Check this mother-of-toilet-seat veneer:
Bonus: the beat-up old wood resonator I've had kicking around for more years than I care to think about is a perfect fit and (if I care to actually refinish it) much nicer than the plastic thing it came with
The neck was actually pretty much split clean through except for just a couple of fibers that were apparently being held in place by the strings.
Having to separate parts made it easer to get glue onto all the surfaces it needed to be on, actually. Current status: clamping for 24 hours and then chilling out for a couple of days before I try putting new strings on it (which reminds me, I also need to come up with a nut blank and see if I can still lay my hands on my very small files)
I *think* it may come out just fine? It was a very clean break, very easy to align the parts. I know it's not an uncommon repair, but it's a thin neck and I don't know what the wood is, but it doesn't feel/look all that hard, so we'll see. It'll be fun turning those pegs and bracing myself for catastrophic structural failure.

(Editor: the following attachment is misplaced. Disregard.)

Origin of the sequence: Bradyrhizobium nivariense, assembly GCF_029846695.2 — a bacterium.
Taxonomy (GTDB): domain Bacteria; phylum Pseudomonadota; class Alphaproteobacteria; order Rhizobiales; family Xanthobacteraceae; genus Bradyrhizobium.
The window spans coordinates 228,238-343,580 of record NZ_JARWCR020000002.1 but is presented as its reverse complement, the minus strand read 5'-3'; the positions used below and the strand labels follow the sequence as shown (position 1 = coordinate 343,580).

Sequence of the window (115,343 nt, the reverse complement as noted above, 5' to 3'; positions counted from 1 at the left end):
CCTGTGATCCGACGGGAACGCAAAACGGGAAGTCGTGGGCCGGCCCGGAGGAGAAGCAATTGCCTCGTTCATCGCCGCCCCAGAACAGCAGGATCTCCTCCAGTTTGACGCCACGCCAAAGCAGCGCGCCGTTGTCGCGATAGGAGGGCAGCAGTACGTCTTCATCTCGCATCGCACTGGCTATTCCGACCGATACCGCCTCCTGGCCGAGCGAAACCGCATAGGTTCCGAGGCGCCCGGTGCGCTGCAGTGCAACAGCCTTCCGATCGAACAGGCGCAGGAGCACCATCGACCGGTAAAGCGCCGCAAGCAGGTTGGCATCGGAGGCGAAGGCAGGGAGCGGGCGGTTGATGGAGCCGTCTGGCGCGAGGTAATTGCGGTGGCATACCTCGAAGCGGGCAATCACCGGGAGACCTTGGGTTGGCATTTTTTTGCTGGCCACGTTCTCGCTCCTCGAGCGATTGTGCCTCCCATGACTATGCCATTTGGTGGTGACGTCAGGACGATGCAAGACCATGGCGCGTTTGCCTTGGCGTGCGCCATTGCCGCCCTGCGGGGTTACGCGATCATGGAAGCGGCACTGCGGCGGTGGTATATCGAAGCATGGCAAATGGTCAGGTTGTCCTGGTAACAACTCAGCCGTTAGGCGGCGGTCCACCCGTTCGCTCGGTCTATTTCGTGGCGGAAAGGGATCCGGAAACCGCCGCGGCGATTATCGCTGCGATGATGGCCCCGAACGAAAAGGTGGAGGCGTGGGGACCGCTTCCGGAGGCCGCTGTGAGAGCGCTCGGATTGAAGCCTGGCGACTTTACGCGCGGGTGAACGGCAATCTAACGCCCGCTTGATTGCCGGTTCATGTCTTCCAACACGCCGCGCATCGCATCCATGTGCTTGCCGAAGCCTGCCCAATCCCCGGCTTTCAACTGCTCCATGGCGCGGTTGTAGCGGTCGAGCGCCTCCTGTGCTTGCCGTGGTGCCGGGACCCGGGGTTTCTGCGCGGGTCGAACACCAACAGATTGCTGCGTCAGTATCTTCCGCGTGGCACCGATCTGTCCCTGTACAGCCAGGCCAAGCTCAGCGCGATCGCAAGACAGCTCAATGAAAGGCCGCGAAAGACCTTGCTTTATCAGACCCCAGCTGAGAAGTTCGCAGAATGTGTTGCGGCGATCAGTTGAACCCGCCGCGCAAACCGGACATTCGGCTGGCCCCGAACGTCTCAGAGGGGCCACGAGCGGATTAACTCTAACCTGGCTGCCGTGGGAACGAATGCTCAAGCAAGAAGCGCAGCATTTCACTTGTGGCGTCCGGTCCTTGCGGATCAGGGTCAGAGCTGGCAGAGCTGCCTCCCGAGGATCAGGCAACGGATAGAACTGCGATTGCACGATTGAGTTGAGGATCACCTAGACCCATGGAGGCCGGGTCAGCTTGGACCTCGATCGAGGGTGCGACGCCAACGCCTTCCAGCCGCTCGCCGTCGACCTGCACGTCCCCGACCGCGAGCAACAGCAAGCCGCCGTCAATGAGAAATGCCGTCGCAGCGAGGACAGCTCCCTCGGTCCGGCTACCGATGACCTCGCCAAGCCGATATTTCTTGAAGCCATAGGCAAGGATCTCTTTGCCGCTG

Well, two of the clamps shifted and slipped off when I went to move it so I just took them all off and cleaned up the glue. A real luthier could probably had gotten it *just so* but this isn’t too bad; the thin edge of the crack is ever so slightly raised, maybe enough to be annoying when sliding up and down the neck, but it remains to be seen. I might do a spot test on the heel with a tiny tab of nitrocellulose lacquer from the #telecasterkit project and see what happens; it oughtn’t take much to smooth that seam. #frankentenor
Looking closer at the flange, it looks like it was made to accommodate a five-string neck, and although it fits perfectly over the bracket lugs I have to wonder if it’s an aftermarket upgrade to this pot; there’s a nice little bit of purfling visible that doesn’t seem like they would have bothered with for a resonator model.
The tone-ring looks to be home-made, the holes are pretty regularly drilled but not *machine shop* precise. Really curious to see what it sounds like. #frankentenor
@mayor not that this banjo needs help in that department, but imo it adds character
@redoak Oh, yeah, given that I willingly purchased a pearloid-clad neck I am not worried about appearance, lol. It's part of the instrument's story now. When I was lucky enough to see multiple banjos from the mid-1800s at the Antietam gathering, it was instructive to see the obvious repair jobs that had been done to some of them over the years.
The only reason I'd really mess with this repair further is if that tactile edge winds up being actively annoying in use.
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